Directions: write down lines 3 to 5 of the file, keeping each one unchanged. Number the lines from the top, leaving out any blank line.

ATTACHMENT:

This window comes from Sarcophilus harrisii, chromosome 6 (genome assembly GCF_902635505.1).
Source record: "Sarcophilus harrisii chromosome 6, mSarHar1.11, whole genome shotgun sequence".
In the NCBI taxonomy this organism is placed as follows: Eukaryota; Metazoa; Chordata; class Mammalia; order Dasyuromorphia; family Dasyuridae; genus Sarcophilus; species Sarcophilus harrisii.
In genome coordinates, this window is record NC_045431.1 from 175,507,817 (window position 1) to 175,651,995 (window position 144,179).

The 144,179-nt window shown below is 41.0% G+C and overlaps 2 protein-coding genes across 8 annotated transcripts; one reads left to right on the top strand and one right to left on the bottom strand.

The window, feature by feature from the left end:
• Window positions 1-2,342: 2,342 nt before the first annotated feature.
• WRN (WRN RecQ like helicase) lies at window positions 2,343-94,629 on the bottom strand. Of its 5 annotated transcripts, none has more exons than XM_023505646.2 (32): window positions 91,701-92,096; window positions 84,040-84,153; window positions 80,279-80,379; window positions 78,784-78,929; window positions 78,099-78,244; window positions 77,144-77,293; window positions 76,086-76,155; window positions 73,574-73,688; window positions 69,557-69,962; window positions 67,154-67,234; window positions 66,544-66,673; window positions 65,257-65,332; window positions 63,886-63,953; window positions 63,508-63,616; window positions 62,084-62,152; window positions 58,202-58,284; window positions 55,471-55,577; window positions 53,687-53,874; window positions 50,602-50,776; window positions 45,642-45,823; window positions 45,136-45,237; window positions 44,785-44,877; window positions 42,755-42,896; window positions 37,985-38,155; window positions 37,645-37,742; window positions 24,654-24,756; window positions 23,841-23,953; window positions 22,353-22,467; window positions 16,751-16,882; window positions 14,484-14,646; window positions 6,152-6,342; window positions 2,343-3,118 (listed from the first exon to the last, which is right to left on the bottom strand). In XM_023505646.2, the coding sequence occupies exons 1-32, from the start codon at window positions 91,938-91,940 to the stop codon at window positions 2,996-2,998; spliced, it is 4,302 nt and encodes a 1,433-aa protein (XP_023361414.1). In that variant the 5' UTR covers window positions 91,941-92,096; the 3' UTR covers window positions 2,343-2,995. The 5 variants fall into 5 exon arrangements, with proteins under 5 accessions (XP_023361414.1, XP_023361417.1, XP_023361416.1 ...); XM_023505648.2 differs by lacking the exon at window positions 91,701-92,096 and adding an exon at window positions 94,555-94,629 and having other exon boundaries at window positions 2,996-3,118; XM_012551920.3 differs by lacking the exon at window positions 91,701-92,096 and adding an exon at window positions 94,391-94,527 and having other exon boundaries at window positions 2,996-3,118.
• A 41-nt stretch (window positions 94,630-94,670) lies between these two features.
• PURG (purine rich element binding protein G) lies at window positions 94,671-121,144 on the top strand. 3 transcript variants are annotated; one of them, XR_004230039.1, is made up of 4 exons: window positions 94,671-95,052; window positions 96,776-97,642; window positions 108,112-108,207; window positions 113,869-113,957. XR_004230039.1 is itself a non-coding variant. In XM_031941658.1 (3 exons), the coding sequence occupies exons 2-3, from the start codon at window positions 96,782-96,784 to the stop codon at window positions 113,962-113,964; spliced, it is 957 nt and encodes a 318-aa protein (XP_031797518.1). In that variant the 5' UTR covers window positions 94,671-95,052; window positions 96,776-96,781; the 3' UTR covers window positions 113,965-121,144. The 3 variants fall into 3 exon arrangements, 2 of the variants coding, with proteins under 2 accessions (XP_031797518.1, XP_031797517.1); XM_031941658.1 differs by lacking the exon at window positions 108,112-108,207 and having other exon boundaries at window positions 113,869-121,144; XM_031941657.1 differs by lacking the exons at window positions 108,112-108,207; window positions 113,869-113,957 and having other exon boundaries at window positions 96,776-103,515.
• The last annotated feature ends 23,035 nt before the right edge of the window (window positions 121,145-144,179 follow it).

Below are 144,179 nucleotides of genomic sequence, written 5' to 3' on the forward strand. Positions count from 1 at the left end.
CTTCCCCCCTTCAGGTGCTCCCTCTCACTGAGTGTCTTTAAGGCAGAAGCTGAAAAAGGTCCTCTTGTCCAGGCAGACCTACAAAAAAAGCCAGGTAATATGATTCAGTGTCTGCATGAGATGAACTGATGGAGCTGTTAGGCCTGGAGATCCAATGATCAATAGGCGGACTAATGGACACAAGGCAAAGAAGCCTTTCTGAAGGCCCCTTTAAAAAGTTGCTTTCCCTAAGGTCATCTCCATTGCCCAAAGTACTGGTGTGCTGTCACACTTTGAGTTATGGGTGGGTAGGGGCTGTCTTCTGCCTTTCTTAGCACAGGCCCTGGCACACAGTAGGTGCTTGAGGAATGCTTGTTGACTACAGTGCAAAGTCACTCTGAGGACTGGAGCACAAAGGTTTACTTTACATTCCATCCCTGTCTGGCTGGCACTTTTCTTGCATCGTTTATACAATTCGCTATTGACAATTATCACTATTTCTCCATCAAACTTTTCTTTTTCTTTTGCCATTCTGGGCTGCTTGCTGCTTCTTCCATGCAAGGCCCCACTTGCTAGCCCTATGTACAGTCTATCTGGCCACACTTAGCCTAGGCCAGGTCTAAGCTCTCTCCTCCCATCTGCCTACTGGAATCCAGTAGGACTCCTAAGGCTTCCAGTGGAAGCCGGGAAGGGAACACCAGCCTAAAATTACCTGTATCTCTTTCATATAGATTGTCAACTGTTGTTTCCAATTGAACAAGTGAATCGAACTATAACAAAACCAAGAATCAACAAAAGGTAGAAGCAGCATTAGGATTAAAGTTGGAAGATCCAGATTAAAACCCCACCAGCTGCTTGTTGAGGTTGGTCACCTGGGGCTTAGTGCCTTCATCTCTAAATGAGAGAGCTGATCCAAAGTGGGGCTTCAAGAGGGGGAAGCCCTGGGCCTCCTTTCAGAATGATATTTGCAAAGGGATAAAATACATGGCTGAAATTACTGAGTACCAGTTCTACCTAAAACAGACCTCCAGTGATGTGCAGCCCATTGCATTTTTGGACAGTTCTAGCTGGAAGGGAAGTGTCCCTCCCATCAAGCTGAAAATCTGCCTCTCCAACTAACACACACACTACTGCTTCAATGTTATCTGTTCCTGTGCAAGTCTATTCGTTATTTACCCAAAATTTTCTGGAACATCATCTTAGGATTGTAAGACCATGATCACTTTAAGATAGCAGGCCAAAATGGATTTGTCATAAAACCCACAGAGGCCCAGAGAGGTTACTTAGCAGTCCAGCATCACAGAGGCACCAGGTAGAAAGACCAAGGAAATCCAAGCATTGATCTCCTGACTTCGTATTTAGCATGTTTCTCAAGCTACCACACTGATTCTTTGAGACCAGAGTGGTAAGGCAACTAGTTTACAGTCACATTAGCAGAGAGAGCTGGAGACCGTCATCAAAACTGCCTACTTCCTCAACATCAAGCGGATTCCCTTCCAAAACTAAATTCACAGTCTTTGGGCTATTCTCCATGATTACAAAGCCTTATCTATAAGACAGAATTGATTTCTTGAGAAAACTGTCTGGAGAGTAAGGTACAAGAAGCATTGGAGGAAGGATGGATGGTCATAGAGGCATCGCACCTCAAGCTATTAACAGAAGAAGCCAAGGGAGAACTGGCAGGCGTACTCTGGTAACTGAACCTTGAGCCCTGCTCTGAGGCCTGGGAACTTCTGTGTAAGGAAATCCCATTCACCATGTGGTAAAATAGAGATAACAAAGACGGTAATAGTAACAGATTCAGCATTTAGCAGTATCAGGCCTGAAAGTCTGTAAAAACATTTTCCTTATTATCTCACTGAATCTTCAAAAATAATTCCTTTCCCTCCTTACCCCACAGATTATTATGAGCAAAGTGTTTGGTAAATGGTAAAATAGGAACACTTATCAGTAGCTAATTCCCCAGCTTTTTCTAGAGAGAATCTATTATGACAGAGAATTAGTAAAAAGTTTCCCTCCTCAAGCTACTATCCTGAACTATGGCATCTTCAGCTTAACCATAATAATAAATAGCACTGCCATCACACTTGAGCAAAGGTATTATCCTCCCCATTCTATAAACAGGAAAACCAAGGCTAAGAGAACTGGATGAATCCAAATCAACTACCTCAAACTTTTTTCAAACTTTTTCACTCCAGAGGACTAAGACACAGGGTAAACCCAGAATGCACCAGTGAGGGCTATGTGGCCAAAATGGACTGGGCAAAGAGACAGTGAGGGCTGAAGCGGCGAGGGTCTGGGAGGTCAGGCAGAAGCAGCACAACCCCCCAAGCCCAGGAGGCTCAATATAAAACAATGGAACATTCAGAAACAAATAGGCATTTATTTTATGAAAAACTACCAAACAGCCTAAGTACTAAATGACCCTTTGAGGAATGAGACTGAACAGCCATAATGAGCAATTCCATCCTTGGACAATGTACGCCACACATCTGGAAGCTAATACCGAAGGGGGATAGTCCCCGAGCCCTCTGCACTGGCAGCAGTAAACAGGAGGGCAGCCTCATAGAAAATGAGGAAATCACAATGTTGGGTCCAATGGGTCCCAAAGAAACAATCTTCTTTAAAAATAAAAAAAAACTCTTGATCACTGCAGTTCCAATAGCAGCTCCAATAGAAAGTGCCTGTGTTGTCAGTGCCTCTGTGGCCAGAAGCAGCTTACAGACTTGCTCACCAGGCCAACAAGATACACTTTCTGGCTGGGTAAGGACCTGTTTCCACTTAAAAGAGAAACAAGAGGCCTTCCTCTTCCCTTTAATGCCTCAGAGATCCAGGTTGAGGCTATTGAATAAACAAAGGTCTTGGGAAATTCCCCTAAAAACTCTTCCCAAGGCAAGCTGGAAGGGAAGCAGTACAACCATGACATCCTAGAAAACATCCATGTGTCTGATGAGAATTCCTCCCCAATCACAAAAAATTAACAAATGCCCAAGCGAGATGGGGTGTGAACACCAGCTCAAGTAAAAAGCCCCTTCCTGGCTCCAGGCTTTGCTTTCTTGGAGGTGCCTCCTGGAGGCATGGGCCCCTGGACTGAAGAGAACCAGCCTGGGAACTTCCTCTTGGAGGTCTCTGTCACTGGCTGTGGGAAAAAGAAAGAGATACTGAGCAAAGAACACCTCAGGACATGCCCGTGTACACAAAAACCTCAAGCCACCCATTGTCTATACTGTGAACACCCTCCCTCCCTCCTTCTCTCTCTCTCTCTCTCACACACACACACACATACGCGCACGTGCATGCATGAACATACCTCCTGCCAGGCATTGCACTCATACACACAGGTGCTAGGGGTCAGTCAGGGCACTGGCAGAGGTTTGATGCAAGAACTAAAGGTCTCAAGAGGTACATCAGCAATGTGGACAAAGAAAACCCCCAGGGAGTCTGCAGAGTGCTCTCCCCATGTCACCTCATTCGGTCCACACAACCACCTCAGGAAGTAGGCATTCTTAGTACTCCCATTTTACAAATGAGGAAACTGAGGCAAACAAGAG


In the NCBI taxonomy this organism is placed as follows: Eukaryota; Metazoa; Chordata; class Mammalia; order Dasyuromorphia; family Dasyuridae; genus Sarcophilus; species Sarcophilus harrisii.
In genome coordinates, this window is record NC_045431.1 from 175,507,817 (window position 1) to 175,651,995 (window position 144,179).

The 144,179-nt window shown below is 41.0% G+C and overlaps 2 protein-coding genes across 8 annotated transcripts; one reads left to right on the top strand and one right to left on the bottom strand.